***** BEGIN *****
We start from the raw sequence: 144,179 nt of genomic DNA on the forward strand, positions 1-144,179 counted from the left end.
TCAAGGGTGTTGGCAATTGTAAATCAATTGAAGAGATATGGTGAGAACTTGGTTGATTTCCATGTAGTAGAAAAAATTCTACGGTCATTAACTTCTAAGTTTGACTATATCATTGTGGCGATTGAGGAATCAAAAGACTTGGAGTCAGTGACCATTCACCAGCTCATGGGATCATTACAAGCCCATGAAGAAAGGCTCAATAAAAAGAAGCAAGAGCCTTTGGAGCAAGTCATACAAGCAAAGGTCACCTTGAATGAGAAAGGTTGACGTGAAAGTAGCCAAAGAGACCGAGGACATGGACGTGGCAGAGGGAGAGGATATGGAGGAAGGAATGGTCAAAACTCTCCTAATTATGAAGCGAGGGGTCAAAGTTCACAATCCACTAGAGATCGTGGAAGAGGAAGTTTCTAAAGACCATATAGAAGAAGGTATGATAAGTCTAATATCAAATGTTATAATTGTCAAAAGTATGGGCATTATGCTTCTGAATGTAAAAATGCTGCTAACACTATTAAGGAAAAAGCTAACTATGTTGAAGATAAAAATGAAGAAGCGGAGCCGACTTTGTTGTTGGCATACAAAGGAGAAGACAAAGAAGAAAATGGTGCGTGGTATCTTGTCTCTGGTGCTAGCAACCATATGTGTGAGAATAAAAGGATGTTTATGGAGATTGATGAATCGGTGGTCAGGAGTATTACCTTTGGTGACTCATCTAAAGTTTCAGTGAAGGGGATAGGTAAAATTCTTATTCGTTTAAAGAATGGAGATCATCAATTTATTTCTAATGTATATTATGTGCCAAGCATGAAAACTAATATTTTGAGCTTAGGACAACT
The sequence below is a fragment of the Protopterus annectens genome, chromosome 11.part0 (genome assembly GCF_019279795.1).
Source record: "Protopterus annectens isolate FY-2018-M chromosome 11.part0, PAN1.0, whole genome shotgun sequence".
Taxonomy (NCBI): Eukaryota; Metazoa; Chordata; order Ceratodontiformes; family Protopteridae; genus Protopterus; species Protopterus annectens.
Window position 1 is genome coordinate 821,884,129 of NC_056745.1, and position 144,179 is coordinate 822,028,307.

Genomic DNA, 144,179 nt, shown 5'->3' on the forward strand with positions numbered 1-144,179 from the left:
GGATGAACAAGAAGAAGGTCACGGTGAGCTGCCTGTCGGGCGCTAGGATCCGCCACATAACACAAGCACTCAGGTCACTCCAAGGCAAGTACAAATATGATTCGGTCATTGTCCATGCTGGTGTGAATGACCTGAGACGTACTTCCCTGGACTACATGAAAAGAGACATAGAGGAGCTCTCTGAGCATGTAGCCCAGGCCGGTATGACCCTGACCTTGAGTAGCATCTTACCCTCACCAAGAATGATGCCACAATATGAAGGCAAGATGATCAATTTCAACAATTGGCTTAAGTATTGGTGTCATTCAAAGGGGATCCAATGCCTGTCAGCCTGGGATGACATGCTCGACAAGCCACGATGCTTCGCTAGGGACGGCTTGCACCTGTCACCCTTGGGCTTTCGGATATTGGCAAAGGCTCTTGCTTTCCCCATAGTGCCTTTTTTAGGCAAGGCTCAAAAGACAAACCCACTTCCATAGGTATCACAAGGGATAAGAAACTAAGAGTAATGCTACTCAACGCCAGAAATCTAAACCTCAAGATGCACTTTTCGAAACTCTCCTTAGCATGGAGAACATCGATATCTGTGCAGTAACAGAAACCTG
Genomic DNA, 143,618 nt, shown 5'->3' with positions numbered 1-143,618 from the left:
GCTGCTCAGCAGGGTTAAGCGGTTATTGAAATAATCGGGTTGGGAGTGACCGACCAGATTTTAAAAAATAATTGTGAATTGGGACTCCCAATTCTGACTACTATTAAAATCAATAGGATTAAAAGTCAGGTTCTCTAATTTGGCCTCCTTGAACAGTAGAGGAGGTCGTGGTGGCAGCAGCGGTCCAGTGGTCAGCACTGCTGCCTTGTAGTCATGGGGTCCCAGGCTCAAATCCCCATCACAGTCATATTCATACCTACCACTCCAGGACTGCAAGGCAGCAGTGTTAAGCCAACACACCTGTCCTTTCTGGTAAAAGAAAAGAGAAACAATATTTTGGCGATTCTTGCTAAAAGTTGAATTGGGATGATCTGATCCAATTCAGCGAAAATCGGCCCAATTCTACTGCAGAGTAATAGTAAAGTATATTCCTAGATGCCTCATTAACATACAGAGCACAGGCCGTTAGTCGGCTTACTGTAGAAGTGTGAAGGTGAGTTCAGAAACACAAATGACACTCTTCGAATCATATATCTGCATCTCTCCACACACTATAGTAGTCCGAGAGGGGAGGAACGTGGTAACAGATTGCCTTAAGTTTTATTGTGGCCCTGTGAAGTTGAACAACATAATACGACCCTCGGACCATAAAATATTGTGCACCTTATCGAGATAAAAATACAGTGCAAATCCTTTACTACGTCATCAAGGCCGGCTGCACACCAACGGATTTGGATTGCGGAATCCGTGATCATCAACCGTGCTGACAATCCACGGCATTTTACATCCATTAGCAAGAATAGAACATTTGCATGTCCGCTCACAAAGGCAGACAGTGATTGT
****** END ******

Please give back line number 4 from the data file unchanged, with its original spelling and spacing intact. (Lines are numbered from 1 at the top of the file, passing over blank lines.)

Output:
Source record: "Protopterus annectens isolate FY-2018-M chromosome 11.part0, PAN1.0, whole genome shotgun sequence".